Syndrome Zzzz

It’s Time to Wake Up: The Obesity and Sleep Connection

By: Franklin M. Douglis, M.D.

The obesity epidemic continues unabated, with over 70% of American adults now overweight or obese. If we didn’t already have enough factors contributing to this population health crisis, a wealth of research suggests that poor sleep is also linked to obesity. The sharp increase in obesity in the U.S. over the last few decades is matched proportionately with reduced sleep duration in work-centric capitalist societies – indicating a clear correlation between sleep quality and obesity.

It is well documented that obesity is linked to a host of health issues such as type 2 diabetes, heart disease, certain cancers, osteoarthritis – as well as obstructive sleep apnea (OSA). In obese individuals with OSA, excess weight on the upper chest and neck can block the flow of air, resulting in a pause of breathing, causing people to awaken from sleep choking and gasping for breath. Obese men over 40 years old are especially prone to OSA. Although men are more likely to have OSA than women, after menopause, the risks to women increase sharply- at least partially because of weight gain.  Even if a person does not have OSA, obesity degrades sleep quality.

Contrary to popular belief, sleeping is not a sedentary activity. Our brains actually burn more energy during sleep than wake.  In addition, our bodies are not really quiescent because multiple essential physiological functions take place during sleep. It is the interruptions of these critical functions that contribute to multiple health problems.

We know we are an obese nation. We also know that diet and regular movement are important for obesity prevention and overall health. However, there is another significant factor that contributes to our ability to achieve and maintain a healthy weight-and that often overlooked factor is sleep.

It’s time that we wake up to the reality:  Sleep deprivation is making us fatter, and can severely impact our health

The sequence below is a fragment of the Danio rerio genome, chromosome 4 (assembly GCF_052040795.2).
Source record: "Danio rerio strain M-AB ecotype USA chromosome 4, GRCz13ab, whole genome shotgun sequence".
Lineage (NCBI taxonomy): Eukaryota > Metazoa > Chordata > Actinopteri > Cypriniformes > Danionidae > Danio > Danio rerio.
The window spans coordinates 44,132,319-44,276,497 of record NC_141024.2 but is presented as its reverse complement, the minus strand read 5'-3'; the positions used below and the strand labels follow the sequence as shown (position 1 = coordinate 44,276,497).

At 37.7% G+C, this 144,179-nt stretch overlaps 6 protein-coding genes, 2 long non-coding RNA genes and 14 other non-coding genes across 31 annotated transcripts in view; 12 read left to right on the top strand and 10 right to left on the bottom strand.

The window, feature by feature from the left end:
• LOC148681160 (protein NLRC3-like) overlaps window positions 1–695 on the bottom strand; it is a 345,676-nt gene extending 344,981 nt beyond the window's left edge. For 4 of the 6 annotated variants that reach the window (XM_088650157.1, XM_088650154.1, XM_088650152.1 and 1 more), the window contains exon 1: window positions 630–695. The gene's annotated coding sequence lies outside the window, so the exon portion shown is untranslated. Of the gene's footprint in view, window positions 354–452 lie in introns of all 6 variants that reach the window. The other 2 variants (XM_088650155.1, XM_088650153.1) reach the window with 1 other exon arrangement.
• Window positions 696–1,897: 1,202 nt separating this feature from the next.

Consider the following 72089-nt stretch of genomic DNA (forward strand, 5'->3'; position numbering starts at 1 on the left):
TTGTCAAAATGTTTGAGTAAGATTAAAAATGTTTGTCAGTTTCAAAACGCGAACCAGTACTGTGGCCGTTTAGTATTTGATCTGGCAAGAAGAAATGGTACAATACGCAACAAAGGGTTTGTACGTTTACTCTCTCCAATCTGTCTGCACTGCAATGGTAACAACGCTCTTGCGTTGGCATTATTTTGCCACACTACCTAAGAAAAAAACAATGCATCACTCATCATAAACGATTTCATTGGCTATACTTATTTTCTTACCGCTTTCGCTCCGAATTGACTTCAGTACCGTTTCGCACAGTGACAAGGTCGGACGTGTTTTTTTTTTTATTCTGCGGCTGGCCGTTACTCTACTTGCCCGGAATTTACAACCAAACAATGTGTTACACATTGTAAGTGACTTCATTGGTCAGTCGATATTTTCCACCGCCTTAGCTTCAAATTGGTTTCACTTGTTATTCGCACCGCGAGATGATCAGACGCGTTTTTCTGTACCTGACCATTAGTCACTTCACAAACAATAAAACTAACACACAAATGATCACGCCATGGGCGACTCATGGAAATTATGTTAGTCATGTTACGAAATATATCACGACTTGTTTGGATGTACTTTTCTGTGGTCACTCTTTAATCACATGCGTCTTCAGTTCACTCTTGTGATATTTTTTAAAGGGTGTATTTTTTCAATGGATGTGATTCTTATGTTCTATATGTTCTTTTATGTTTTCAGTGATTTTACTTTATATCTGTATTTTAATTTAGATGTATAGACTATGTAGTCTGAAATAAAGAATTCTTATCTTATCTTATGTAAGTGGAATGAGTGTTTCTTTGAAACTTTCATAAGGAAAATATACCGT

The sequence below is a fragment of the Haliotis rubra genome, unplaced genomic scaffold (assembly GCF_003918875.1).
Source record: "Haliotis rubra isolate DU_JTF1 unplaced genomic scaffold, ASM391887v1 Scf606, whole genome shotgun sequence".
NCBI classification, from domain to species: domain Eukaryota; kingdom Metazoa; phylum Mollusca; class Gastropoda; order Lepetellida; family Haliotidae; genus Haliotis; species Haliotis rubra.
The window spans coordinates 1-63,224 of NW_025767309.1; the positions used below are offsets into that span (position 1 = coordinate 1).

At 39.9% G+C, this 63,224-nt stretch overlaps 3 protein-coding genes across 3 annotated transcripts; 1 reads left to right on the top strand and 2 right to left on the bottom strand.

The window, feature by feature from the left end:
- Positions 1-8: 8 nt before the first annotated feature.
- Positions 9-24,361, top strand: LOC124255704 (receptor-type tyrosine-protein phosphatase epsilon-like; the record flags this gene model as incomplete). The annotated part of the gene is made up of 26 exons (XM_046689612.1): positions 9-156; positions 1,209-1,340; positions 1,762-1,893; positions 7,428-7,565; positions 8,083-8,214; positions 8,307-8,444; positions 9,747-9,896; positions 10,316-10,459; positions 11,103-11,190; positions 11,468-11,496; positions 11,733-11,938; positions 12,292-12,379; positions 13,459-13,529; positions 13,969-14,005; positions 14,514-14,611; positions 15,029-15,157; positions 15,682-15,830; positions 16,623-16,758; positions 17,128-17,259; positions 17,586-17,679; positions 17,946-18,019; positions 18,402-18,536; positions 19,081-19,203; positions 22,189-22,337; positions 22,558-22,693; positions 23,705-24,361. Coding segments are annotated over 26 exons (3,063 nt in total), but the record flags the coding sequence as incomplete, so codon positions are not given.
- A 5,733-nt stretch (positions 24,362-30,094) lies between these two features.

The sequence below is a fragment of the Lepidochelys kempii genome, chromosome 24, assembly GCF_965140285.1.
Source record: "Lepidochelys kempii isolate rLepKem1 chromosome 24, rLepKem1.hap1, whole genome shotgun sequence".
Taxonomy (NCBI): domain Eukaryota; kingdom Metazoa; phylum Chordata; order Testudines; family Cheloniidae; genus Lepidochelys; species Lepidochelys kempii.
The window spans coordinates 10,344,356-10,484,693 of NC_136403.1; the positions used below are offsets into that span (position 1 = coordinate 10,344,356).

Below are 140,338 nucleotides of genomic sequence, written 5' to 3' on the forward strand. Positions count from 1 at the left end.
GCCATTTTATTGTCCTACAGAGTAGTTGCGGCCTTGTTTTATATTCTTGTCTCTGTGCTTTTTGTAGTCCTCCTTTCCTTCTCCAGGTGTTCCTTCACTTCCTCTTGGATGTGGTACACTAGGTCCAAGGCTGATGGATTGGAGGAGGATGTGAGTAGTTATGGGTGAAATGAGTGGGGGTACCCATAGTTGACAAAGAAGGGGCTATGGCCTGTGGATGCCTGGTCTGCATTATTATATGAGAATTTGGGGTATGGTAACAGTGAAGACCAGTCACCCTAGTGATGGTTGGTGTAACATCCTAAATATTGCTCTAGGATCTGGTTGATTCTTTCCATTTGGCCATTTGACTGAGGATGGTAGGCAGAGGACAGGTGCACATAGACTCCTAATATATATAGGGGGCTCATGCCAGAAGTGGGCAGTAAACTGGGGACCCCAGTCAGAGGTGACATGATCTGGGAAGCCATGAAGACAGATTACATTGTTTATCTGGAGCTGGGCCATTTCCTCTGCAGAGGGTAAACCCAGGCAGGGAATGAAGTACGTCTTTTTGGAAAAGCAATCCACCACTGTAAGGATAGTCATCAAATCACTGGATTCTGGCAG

In fact, the association between obesity and sleep apnea is so prevalent that there is actually a medical term for it. “Syndrome Z” describes the fusion of metabolic syndrome (a cluster of conditions including high blood pressure, high cholesterol, elevated triglycerides and large waist circumference) with obstructive sleep apnea. People with obstructive sleep apnea are three times more likely to have a stroke or heart attack, and seven times more likely to die from all causes. Some of these deaths can be attributed to traffic accidents caused by drowsy truck drivers -many of whom are obese and suffer from OSA. Fatalities also occur when people with OSA operate heavy machinery while sleep deprived and exhausted.

Sleep quality has a significant impact on metabolism function. Poor sleep affects leptin and ghrelin, the hormones that control fullness and hunger and regulate energy levels and caloric expenditures. When these hormone levels are disrupted from chronic sleep loss and disturbance, increased appetite and caloric intake lead to weight gain.    Additionally, fatigue from sleep deprivation often causes people to reach for a quick “pick-me-up.” For some, grabbing a candy bar from the vending machine provides a temporary burst of energy to compensate for lack of sleep – and the link between excess sugar consumptionand obesity is well established.

Sleep deprivation and obesity lead to a downward spiral: Poor quality sleep contributes to obesity due to hormonal impact and the ensuing fatigue, which can cause increased cravings for fat laden, high-carbohydrate sugary foods. In addition, obesity-induced health conditions such as sleep apnea and arthritis further impact the quality of sleep – producing a vicious cycle of sleep deprivation and further weight gain.

So what is the answer? In addition to making restful and productive sleep a high priority, significant weight loss has shown to improve health conditions directly related to both obesity and OSA, suggesting that achieving and maintaining a healthy weight just might be the answer to treating both.